This is most bugging because there is nothing you can do to translocate the registry to another directory. So this can be resolved only if Microsoft decides to create upcoming versions of Windows optimized for SSDs with registry whose location is left to our choice at the time of installation of the OS. Until then there's nothing we users can do. Perhaps the statement "if SSDs suck, blame Windows and not SSDs" has a lot more veracity in it after all.



7. Intelligent disk management :



The simplest way of all; just don't move files from one partition to another or install or uninstall, or create or delete files and folders unless absolutely necessary.



SSDs are simply great with marvellous read and write speeds, lightning quick access times, great durability and with enormous endurance wherein they can last almost infinitely when you just keep reading files from it.



But when it comes to writing files and erasing them many times over as in normal usage, the real Achilles' heel of the SSDs are exposed and that's where the trouble begins with them. This happens to be the sole aspect in which HDDs beat them.

#1
Posted 10/24/2008 09:32 PM   
Great info :)

Only thing to quibble with is disabling page file, it then means if a program crashes there is no dump file to take apart and find out what happened, not that a lot of people do that, but it can be helpful.
Great info :)



Only thing to quibble with is disabling page file, it then means if a program crashes there is no dump file to take apart and find out what happened, not that a lot of people do that, but it can be helpful.

#2
Posted 10/25/2008 07:32 AM   
If you don't have a page file, I think whatever is in the physical memory, will all get dumped into a crash dump file on the storage drive.

Anyway, thanks for bringing this to my notice. I've included one more sentence in my previous post about having page file when using SSDs.
If you don't have a page file, I think whatever is in the physical memory, will all get dumped into a crash dump file on the storage drive.



Anyway, thanks for bringing this to my notice. I've included one more sentence in my previous post about having page file when using SSDs.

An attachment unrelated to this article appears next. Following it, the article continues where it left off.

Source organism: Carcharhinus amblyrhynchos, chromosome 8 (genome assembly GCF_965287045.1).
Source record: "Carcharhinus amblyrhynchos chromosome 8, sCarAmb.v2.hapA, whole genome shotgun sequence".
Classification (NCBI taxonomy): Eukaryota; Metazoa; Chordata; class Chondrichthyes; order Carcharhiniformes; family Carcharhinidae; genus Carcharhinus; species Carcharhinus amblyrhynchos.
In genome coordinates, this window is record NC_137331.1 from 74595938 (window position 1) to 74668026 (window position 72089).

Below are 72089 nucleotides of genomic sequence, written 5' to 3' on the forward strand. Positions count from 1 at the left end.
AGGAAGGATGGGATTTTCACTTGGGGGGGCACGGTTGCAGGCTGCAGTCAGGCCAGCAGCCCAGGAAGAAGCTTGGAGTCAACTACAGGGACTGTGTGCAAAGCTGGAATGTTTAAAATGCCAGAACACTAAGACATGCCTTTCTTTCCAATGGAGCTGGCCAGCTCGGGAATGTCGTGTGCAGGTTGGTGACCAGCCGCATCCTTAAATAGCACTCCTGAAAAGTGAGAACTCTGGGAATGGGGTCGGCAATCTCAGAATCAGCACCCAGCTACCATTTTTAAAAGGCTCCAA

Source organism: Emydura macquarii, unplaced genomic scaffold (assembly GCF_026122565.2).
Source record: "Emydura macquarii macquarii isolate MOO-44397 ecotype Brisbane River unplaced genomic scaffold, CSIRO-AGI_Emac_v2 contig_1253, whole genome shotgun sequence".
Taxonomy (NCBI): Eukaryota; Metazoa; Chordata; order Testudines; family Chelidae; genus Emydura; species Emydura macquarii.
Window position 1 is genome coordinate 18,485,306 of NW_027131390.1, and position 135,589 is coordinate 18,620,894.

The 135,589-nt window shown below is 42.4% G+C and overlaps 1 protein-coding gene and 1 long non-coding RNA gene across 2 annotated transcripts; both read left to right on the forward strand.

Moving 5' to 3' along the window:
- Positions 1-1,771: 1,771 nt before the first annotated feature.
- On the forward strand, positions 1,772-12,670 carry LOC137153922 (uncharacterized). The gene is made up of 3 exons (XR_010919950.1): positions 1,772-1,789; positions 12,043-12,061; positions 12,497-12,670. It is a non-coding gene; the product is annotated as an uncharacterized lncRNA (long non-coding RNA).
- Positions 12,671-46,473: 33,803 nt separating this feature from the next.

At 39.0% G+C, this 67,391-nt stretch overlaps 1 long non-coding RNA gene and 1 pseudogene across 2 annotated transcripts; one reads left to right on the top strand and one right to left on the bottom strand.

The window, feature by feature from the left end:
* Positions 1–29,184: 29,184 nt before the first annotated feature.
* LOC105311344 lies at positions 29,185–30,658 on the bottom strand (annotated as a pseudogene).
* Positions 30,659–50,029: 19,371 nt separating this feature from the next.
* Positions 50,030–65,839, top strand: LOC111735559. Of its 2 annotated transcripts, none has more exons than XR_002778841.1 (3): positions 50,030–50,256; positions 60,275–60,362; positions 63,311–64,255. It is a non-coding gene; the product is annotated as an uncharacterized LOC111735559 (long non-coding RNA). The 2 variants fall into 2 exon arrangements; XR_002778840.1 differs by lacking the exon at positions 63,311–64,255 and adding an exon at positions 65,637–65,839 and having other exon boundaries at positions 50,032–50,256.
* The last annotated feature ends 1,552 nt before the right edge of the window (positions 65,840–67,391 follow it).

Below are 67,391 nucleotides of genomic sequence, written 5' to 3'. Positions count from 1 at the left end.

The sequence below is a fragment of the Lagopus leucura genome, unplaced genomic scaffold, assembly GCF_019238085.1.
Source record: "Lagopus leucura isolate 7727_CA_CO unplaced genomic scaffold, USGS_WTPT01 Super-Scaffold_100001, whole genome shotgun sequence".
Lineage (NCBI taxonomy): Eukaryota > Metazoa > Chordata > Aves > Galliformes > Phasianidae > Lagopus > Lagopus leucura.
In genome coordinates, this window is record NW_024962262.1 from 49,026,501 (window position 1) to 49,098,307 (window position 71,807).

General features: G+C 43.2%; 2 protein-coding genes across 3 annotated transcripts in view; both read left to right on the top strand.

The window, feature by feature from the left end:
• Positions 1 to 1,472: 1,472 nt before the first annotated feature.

#3
Posted 10/25/2008 04:47 PM   
Hehe, try disabling all your page files and read the warning windows pops up ;)
Hehe, try disabling all your page files and read the warning windows pops up ;)

#4
Posted 10/26/2008 04:45 AM   
Since I'd upgraded to 8 GB of RAM and disabled my page file, I haven't got a single BSOD. So I don't know where crash dump files, etc.. go to. And of all my builds, I haven't built a single comp with zero page file except mine. But I did get the warning saying that page file was disabled and so it could cause performance issues, but I know better than to bother with so much of RAM; at least I won't get any hard fault errors. The added bonus is the silence from the whining noise of the HDD's spindle motor that can rise to a crescendo sometimes.
Since I'd upgraded to 8 GB of RAM and disabled my page file, I haven't got a single BSOD. So I don't know where crash dump files, etc.. go to. And of all my builds, I haven't built a single comp with zero page file except mine. But I did get the warning saying that page file was disabled and so it could cause performance issues, but I know better than to bother with so much of RAM; at least I won't get any hard fault errors. The added bonus is the silence from the whining noise of the HDD's spindle motor that can rise to a crescendo sometimes.

#5
Posted 10/26/2008 04:41 PM   
The reason to leave swap file on, is even in the most rigorously used machine, some data in memory will never be needed, swapping it out is good practice as it means the extra bit of ram you gain can be used for cache, which has a direct benefit on the operation of the machine, unfortunately since windows handles caching so badly it doesn't help as much under it than under, well, any version of unix.
The reason to leave swap file on, is even in the most rigorously used machine, some data in memory will never be needed, swapping it out is good practice as it means the extra bit of ram you gain can be used for cache, which has a direct benefit on the operation of the machine, unfortunately since windows handles caching so badly it doesn't help as much under it than under, well, any version of unix.

#6
Posted 10/26/2008 10:01 PM   
Yeah, I remember you telling me, in that VelociRaptor Seagate thread, that if Windows improved its caching, we'd be better off with 64 GB RAM than a 64 GB SSD. RAM will start to work like a storage DRAM with improved cache.
Yeah, I remember you telling me, in that VelociRaptor Seagate thread, that if Windows improved its caching, we'd be better off with 64 GB RAM than a 64 GB SSD. RAM will start to work like a storage DRAM with improved cache.

#7
Posted 10/28/2008 05:24 PM   
i was considering SSDs.. but now im scared.. :blink: